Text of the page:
Sunday, August 27, 2006

Who's #1?

As the Yankees pile on the suck along the Pacific, we're better served taking some optimism out of the weekend. Namely, the fact that the Yankees have the best pitching prospect in baseball.

Or do they? Homer Bailey has taken a huge step forward in 2006, establishing himself--along with Philip Hughes--at the top of pitching prospect lists. Identified by Bryan Smith in the spring as a breakout candidate, Bailey has gone from "a riddle wrapped in an enigma and covered with chocolate icing" to potential pennant race booster shot.

So who's better? Onto the tale of the tape...

Homer Bailey is a 20-year-old Texan, born May 3, 1986. 6'3", 190 lbs. He was taken in the first round, 7th overall, in the 2004 draft, and was widely regarded as the top high school righthanded pitcher. Though he himself has said he plays baseball because he's good at it, not because he likes it, Bailey is regarded as a hard worker with a successful attitude.

Bailey throws 92-94 and can touch 97. He has an outstanding curve, unhittable when it's working, and a developing changeup. Bailey doesn't like using his offspeed stuff, preferring to blow his fastball by hitters all the time. The Reds are working hard with him to mix his pitches better.

Philip Hughes is a 20-year-old Californian, born June 24, 1986. 6'5", 220 lbs. He was taken in the first round, 23rd overall, in the 2004 draft. Some clubs considered him the top high school pitcher that year due to his maturity and polish. He's considered very advanced for his age with phenomenal makeup.

Hughes throws 91-93 and can touch 96 (though John Sickels has said that his velocity has improved a bit this season). Both his curve and slider are considered plus pitches, and his change is effective. He has tremendous command, reflecting how polished he is for a 20-year-old.

Same age, same draft year, similar promotion patterns...tracking their performances will be interesting.

2004
Bailey: GCL (Rk); 12.1 IP, 4.38 ERA, 14 H, 9 K, 3 BB, 0 HR
Hughes: GCL (Rk); 5 IP, 0.00 ERA, 4 H, 8 K, 0 BB, 0 HR

Not very telling, but Hughes obviously had the more successful introduction to pro ball.

2005
Bailey: Mdw (A-); 103.2 IP, 4.43 ERA, 7.7 H/9, 10.9 K/9, 5.4 BB/9, 0.4 HR/9
Hughes: SAL (A-); 68.2 IP, 1.97 ERA, 6.0 H/9, 9.4 K/9, 2.1 BB/9, 0.1 HR/9
Hughes: FSL (A+); 17.2 IP, 3.06 ERA, 4.1 H/9, 10.7 K/9, 2.0 BB/9, 0.0 HR/9

Hughes distanced himself from Bailey statistically by a wide margin. His control was far, far, FAR better, and he improved all of his peripherals upon being promoted to High-A.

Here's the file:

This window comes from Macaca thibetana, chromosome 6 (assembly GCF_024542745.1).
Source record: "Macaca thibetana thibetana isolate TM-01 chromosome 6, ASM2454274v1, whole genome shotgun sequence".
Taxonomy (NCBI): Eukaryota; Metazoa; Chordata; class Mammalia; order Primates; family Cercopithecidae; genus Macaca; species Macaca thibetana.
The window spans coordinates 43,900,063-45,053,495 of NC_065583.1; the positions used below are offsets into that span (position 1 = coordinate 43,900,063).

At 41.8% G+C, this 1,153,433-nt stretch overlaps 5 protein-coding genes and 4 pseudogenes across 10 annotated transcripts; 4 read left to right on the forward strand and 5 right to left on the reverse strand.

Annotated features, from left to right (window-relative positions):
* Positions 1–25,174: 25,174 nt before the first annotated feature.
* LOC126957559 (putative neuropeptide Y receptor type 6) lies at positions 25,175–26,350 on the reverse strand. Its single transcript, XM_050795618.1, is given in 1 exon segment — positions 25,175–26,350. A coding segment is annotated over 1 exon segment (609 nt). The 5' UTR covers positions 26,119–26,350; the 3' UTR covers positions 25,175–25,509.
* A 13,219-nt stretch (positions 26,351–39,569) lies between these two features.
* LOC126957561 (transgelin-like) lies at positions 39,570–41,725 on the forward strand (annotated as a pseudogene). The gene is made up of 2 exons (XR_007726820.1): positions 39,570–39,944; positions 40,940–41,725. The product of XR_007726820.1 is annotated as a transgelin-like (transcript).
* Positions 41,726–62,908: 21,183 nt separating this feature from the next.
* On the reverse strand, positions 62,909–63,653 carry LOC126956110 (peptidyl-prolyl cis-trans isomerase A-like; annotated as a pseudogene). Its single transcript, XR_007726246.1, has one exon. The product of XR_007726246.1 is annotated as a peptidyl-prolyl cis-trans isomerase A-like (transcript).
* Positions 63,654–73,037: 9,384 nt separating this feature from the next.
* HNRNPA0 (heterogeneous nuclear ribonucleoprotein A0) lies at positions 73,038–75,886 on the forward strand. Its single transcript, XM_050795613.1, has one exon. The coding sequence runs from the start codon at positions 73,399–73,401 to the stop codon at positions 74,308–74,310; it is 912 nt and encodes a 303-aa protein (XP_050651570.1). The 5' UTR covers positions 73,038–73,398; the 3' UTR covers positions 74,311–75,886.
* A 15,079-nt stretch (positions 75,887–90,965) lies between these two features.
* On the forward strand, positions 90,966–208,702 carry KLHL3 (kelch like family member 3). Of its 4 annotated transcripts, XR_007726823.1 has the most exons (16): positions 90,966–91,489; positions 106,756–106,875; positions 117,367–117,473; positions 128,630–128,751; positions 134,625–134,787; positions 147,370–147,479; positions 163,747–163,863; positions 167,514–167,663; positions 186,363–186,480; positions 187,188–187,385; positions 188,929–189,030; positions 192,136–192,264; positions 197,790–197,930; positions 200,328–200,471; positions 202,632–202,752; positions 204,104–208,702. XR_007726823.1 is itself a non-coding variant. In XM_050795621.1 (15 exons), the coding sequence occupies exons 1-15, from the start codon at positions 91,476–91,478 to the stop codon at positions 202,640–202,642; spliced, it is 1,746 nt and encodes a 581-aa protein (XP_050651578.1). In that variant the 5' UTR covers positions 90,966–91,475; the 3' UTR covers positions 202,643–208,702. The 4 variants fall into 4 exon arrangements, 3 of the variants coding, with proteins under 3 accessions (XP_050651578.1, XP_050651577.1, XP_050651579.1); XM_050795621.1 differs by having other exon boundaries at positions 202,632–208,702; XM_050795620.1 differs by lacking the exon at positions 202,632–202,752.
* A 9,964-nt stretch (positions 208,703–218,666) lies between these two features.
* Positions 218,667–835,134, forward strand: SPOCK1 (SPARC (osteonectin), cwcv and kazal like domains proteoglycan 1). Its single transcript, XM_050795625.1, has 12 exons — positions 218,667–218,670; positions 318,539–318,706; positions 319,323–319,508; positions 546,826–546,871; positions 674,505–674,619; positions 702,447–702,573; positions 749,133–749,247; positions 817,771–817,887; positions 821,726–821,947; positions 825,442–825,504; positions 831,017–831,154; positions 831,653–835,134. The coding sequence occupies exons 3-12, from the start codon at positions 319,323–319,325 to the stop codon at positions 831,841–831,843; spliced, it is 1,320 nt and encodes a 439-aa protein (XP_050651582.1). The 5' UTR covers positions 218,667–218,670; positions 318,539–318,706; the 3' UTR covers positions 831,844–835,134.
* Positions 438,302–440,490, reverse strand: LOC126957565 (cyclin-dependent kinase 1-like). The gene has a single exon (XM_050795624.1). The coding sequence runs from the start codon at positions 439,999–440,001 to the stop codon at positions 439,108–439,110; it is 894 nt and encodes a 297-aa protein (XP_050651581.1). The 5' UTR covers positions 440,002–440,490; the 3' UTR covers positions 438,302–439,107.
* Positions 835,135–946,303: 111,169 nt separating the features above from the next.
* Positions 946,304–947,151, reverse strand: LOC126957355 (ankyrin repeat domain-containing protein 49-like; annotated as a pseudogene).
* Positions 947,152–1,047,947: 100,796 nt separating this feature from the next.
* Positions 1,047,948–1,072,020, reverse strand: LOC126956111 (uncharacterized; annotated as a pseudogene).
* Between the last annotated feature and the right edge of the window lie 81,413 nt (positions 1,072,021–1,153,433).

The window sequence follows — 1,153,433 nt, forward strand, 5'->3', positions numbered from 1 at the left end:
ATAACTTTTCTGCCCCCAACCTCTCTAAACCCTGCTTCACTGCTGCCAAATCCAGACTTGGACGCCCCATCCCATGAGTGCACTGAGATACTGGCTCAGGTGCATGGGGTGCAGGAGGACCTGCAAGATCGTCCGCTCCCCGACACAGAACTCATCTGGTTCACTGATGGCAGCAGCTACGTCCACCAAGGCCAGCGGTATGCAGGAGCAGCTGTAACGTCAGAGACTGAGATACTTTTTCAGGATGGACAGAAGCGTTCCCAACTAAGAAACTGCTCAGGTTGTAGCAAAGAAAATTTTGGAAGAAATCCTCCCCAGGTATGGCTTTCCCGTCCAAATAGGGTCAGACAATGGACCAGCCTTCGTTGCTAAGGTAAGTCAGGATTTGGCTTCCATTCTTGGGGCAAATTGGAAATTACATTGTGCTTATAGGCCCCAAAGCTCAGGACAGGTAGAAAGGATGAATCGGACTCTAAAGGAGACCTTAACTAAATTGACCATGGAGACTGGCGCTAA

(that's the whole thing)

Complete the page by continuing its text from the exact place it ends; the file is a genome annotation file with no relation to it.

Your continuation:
At this point, PECOTA fell in love with Hughes, not only tabbing him the third best pitching prospect in baseball, but also marking him with the highest upside (yes, even higher than Francisco Liriano's). Bailey rated a humble 44th, though PECOTA regognized the potential--his top two comparables were Rich Harden and Francisco Rodriguez. (Hughes's top comparable was Jake Peavy).

Still, scouts loved Bailey. Baseball America rated Bailey the 38th best prospect this year, just one slot ahead of Hughes.

2006
Bailey: FSL (A+); 70.2 IP, 3.31 ERA, 6.2 H/9, 10.1 K/9, 2.8 BB/9, 0.8 HR/9
Bailey: SOU (AA); 62 IP, 1.16 ERA, 6.5 H/9, 10.0 K/9, 3.5 BB/9, 0.1 HR/9
Hughes: FSL (A+); 30 IP, 1.80 ERA, 5.7 H/9, 9.0 K/9, 0.6 BB/9, 0.0 HR/9
Hughes: EAS (AA); 111 IP, 2.35 ERA, 5.8 H/9, 10.8 K/9, 2.6 BB/9, 0.4 HR/9

Hughes trumped Bailey in the Florida State League, making his promotion a no-brainer. Bailey, though, was inconsistent and made many people question the move to the Southern League. 62 innings later and those same doubters are now questioning whether or not he should be in the majors. A 1.16 ERA will do that for ya.

While Bailey has the big advantage in ERA, Hughes's peripherals are quite superior. Let's break it down further with batted ball data.

High-A
FSL: 18.8 % K, 9.4% BB, 47.9% GB, 3.77 FIP (3.82 ERA)
Bailey: 27.4% K, 9.0% BB, 44.2% GB, 3.21 FIP, 2.95 xFIP
Hughes: 27.3% K, 2.7% BB, 51.4% GB, 1.52 FIP, 2.34 xFIP

The strikeout rates are interesting, as Bailey's K/9 was comfortably ahead. Hughes simply got through innings faster, so faced fewer batters. They're even in Ks, but Hughes walked significantly fewer betters (note: I'm using a modified walk rate of [BB-IBB+HBP]/PA) and induced many more grounders. On the whole, Hughes's command again wins out.

Double-A
SL: 19.9% K, 9.3% BB, 47.2% GB, 3.71 FIP (3.45 ERA)
Bailey: 27.7% K, 10.4% BB, 48.3% GB, 2.44 FIP, 2.90 xFIP
EL: 19.2% K, 9.3% BB, 46.8% GB, 3.90 FIP (3.81 ERA)
Hughes: 30.8% K, 7.9% BB, 51.6% GB, 2.31 FIP, 2.49 xFIP

How do you like them apples? Hughes has significant advantages in every major peripheral: strikeouts, walks and groundballs. His Fielding Independent ERAs are better, and he's accomplished this while playing in the tougher league. Bailey's FIP+ is 128. Hughes's is 157.

Color me surprised. From all the talk, Bailey and Hughes appeared to be very even. But statistically, Hughes flat-out outclasses Bailey. From a scouting perspective, Hughes's command, makeup and poise are second to none. At this point, the only plusses I can see for Bailey are the drop dead curve, higher draft position and shiny Double-A ERA. And while the former is for real, the latter two are gilded advantages.

Bailey is obviously a great prospect--a FIP 28% better than average for a 20-year-old in Double-A is mighty impressive--but by any objective measure, Hughes is top of the heap.

All hail the new king. Philip Hughes has earned the crown.

2 comments:

74 said...

Besides...who wants a pitcher named "Homer." :P

Anonymous said...

wow, I've been looking for a comparison, good job, thanks...